What Du Bois Can Teach Us about Far Right Violence and the Global Color Line

November 30, 2022 | 2:00PM - 4:00PM
Centre for European, Russian, and Eurasian Studies, Conflict & security, Human rights & justice
This event is taking place at the Munk School, 1 Devonshire Place, Seminar room 108, North House, Toronto, Ontario.
 
In 2015, the Sweden Democrats, a populist and anti-immigrant party, traveled to Lesbos to block the mobility of people fleeing war and seeking refuge further North. To explain these unconventional movements, we build on Du Boisian sociology to account for the structuring role of racialized violence at the border and to incorporate a more global perspective on far right scholarship. We argue that the far right’s repertoire of violence, including the hardviolence of white privilege, the soft violence of paternalism, and the extension of remote violence, infringe on the agency and self-determination of displaced people. Following Du Bois, we contend that this repertoire of violence is racially structured and racially motivated by factors rooted in domestic politics yet enacted in transnational space which enforces a global color line. We seek to extend sociological accounts of migration politics by taking seriously transnational social processes that cannot be contained within the nation-state and the effects of which are multi-scalar, individual, and collective.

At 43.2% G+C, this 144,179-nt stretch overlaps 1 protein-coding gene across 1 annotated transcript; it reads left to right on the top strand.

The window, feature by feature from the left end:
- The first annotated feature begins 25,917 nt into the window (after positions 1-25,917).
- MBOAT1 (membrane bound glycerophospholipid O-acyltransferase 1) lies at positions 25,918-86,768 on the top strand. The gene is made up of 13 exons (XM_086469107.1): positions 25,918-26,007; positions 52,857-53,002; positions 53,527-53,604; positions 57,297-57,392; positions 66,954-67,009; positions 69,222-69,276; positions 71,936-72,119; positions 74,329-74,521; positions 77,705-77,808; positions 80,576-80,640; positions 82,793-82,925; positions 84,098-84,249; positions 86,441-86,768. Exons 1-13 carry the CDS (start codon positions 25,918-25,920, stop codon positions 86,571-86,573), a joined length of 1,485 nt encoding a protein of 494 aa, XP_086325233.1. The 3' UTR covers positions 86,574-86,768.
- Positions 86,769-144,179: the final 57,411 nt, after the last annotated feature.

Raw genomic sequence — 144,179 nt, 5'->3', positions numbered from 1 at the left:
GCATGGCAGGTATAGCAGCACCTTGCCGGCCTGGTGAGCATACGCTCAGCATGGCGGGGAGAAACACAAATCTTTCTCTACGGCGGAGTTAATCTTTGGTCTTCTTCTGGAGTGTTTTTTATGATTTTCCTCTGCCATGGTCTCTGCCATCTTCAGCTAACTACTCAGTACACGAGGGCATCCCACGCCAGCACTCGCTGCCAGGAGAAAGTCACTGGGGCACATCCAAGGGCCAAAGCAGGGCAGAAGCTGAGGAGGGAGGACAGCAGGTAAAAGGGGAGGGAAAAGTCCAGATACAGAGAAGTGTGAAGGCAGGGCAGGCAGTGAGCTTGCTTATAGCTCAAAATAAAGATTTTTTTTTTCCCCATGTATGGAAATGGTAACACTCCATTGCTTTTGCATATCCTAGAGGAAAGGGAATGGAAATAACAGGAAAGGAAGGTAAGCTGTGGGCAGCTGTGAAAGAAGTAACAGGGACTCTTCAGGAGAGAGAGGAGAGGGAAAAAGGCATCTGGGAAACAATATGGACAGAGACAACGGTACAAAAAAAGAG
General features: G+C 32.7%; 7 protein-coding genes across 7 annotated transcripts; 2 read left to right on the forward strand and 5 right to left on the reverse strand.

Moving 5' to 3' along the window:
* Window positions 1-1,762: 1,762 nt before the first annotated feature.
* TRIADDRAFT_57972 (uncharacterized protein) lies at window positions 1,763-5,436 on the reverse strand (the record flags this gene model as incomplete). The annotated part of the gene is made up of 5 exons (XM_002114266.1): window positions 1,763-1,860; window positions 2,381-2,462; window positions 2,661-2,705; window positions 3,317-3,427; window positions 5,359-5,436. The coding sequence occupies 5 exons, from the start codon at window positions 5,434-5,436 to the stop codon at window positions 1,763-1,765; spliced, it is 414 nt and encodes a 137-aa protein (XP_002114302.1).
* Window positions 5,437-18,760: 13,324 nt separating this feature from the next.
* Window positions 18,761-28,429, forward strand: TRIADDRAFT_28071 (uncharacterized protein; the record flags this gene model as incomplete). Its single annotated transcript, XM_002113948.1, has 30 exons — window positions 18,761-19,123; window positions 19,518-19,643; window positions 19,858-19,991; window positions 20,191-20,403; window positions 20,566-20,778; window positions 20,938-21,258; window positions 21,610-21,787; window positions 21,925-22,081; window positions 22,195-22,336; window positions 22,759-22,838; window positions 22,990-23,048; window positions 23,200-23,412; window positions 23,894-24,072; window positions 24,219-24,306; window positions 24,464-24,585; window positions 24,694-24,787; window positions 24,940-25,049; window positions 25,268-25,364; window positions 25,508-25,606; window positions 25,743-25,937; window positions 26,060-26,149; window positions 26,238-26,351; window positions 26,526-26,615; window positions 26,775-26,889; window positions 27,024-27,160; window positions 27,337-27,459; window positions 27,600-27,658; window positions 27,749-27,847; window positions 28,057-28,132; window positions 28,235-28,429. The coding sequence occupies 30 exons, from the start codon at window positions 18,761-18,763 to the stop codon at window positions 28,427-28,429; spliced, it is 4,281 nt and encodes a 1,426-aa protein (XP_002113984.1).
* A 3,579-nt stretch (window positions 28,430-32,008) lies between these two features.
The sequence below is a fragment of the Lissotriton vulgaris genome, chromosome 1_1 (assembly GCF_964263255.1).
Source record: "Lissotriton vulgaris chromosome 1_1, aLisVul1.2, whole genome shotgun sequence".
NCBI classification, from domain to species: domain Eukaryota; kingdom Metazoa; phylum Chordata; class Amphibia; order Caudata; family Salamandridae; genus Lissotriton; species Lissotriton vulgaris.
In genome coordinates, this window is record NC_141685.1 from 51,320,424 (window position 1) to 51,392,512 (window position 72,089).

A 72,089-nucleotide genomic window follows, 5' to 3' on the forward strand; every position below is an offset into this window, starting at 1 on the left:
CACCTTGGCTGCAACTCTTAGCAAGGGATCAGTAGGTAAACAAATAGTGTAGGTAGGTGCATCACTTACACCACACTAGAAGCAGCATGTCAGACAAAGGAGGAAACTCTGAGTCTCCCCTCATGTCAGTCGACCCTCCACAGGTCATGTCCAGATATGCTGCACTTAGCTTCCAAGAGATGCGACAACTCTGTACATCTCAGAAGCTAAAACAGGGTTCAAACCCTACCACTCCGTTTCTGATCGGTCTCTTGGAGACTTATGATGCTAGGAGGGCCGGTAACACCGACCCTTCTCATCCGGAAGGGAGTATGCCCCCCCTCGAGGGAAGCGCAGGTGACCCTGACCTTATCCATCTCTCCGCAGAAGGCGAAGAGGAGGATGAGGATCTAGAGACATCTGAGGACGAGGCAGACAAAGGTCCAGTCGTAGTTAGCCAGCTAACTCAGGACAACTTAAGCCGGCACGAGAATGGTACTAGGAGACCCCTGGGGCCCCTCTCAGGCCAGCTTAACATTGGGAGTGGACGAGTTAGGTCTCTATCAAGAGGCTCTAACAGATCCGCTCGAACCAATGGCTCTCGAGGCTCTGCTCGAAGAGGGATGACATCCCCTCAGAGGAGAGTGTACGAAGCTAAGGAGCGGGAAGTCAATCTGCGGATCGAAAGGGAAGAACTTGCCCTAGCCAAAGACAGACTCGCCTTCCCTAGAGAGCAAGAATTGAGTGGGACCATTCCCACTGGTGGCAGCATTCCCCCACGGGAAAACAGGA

Centre for European, Russian, and Eurasian Studies, Conflict & security, Human rights & justice

Speakers

Vanessa Barker

Professor, Department of Sociology, Stockholm University, Editor in Chief, Punishment & Society